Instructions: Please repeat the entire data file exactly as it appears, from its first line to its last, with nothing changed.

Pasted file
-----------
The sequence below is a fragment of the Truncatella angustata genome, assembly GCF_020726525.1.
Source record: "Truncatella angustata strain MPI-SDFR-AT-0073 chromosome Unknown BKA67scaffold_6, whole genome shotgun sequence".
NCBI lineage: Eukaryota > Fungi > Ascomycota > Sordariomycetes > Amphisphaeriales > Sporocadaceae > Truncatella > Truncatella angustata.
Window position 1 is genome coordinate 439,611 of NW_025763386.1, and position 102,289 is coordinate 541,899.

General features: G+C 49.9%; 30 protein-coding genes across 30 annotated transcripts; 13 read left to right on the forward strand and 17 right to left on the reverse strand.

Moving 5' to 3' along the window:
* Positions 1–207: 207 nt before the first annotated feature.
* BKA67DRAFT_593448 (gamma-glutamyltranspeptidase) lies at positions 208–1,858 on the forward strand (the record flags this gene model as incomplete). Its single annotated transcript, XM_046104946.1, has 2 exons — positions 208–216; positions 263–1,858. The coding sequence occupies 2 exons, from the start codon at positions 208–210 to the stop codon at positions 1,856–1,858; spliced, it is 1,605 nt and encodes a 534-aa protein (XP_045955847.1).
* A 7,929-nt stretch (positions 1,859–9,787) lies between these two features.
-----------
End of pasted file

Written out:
The sequence below is a fragment of the Truncatella angustata genome, assembly GCF_020726525.1.
Source record: "Truncatella angustata strain MPI-SDFR-AT-0073 chromosome Unknown BKA67scaffold_6, whole genome shotgun sequence".
NCBI lineage: Eukaryota > Fungi > Ascomycota > Sordariomycetes > Amphisphaeriales > Sporocadaceae > Truncatella > Truncatella angustata.
Window position 1 is genome coordinate 439,611 of NW_025763386.1, and position 102,289 is coordinate 541,899.

General features: G+C 49.9%; 30 protein-coding genes across 30 annotated transcripts; 13 read left to right on the forward strand and 17 right to left on the reverse strand.

Moving 5' to 3' along the window:
* Positions 1–207: 207 nt before the first annotated feature.
* BKA67DRAFT_593448 (gamma-glutamyltranspeptidase) lies at positions 208–1,858 on the forward strand (the record flags this gene model as incomplete). Its single annotated transcript, XM_046104946.1, has 2 exons — positions 208–216; positions 263–1,858. The coding sequence occupies 2 exons, from the start codon at positions 208–210 to the stop codon at positions 1,856–1,858; spliced, it is 1,605 nt and encodes a 534-aa protein (XP_045955847.1).
* A 7,929-nt stretch (positions 1,859–9,787) lies between these two features.